Majority Leader Harry Reid should do everything in his power to keep forcing the issue.
Ruth Conniff is the Editor of the Progressive Magazine. A native of Madison, WIsconsin, she first joined the magazine when she was hired as a summer intern by the late Erwin Knoll after her sophomore year at Yale. Shortly after graduating from college in 1990, she came to work as Associate Editor for the Progressive, becoming Washington Editor and opening the Progressive's Washington, DC, office in 1997. During the 1990s, Conniff covered welfare reform in Wisconsin and around the country, as well as the drug war in Colombia, and other topics, including women's sports (an avid runner, Conniff coached her old high school track and cross-country teams at Madison East High School for many years).
In Washington, Conniff became a regular on TV pundit shows on CNN, Fox News, and PBS. She still appears frequently on PBS's To The Contrary and on the Ed Schultz Show on MSNBC.
Conniff was the recipient of an "Editor's Choice" award from Madison Magazine for her coverage of the Wisconsin Uprising in 2011. Her Progressive Magazine feature story on school privatization is a chapter in the book "It Happened in Wisconsin" recently published by Verso.
Today Conniff lives in Madison with her husband and three daughters, who marched on the Capitol with their teachers from the Madison Public Schools.
From The Progressive's Rally - Ruth Conniff
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“The problem for me with the other candidates is I don’t know what it is that drives them. What is it they really believe in that makes them get up in the morning and want to do this?”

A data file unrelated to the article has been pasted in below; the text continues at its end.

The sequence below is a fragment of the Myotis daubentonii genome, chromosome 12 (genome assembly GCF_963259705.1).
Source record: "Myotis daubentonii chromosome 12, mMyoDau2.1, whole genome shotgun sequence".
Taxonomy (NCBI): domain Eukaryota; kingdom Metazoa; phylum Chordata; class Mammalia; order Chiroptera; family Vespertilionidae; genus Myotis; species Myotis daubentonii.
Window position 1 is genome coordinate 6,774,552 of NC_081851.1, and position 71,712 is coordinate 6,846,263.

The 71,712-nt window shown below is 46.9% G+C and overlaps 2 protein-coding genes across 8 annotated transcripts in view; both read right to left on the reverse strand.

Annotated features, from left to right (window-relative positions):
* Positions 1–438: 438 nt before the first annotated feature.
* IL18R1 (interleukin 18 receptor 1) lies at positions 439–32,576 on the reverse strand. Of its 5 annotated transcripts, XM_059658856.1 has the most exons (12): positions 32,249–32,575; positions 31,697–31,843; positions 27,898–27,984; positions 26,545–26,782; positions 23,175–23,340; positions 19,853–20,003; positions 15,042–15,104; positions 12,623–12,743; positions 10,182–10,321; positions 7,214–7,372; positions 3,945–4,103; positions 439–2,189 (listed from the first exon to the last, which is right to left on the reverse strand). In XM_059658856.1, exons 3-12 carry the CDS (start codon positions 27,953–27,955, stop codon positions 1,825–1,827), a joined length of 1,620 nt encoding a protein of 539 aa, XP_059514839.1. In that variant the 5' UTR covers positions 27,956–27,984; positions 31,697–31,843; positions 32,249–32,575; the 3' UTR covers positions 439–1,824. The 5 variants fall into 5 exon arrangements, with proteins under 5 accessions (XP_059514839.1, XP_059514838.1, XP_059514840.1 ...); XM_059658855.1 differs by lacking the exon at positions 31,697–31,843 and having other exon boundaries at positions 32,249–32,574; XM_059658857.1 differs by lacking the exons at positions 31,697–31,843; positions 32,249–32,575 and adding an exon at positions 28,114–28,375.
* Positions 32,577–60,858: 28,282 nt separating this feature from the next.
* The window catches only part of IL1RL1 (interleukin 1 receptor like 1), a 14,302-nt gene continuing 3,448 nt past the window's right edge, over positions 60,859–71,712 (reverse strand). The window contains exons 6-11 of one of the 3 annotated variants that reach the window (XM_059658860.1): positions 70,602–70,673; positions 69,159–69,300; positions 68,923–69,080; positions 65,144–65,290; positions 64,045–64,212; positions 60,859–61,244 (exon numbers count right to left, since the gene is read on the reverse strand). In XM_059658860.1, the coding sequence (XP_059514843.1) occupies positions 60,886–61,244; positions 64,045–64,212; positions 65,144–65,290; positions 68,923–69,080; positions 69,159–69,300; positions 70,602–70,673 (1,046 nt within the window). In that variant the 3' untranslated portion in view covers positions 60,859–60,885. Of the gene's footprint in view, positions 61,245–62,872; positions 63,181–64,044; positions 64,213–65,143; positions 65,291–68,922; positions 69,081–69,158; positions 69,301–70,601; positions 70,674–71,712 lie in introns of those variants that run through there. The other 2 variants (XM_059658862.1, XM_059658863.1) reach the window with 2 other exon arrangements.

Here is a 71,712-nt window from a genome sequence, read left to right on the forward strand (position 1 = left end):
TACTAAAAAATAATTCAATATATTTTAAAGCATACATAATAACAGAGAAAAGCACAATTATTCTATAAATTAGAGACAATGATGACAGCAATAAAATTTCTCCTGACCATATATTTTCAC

The problem with Hillary is the same as the problem with other recent Democratic frontrunners. She is the establishment candidate, with neither the fire nor the freshness of the "fringe" candidates who are not afraid to stand for something.
Our political leaders talk a lot about protecting America from terrorist attacks. Meanwhile, we are increasingly vulnerable to the effects of lax regulation and unfettered free trade.
Now that No Confidence is over, why not try another tack: impeachment?
During the debate, it was Kucinich who called his fellow Democrats to account on funding for the war.
In her speech to the group Wisconsin Women in Politics, Edwards made an interesting comment that could be interpreted as a sidelong swipe at Hillary.
This is a rhetorical battle the Democrats were winning. It is a shame to see them give up so soon.
My favorite candidate of the night was Ron Paul. In the only bracingly honest moment of the debate, Paul told his party they've completely blown the War on Terror, and made things worse with the misguided adventure in Iraq.
Spending a lot of time caring for your children hardly makes people into more narrow, self-interested citizens.
May 1, 2007
The story was so compelling, I sat in the driveway listening to it, hand hovering over the ignition, for almost half an hour. It turned out to be an update of This American Life's Peabody-Award-winning 2006 piece "Habeas Schmabeas".
Something creepy is happening in our culture, when younger and
younger children are spending more and more time marinating in a stew
of violent, misogynist, and just generally anti-human images.
Within hours of the shooting at Virginia Tech, Obama threw away his stump speech and talked about the tragic events.
Dinosaurs like Imus are constantly putting women down to reinforce their feeling of membership in a superior boys' club.
Instead of focusing on the rather modest results of a study that shows the difference between kids in child care and those not in it, the media would do well to focus on the extreme scarcity of quality care, and what a huge difference there is between the good and bad places for parents to leave their children.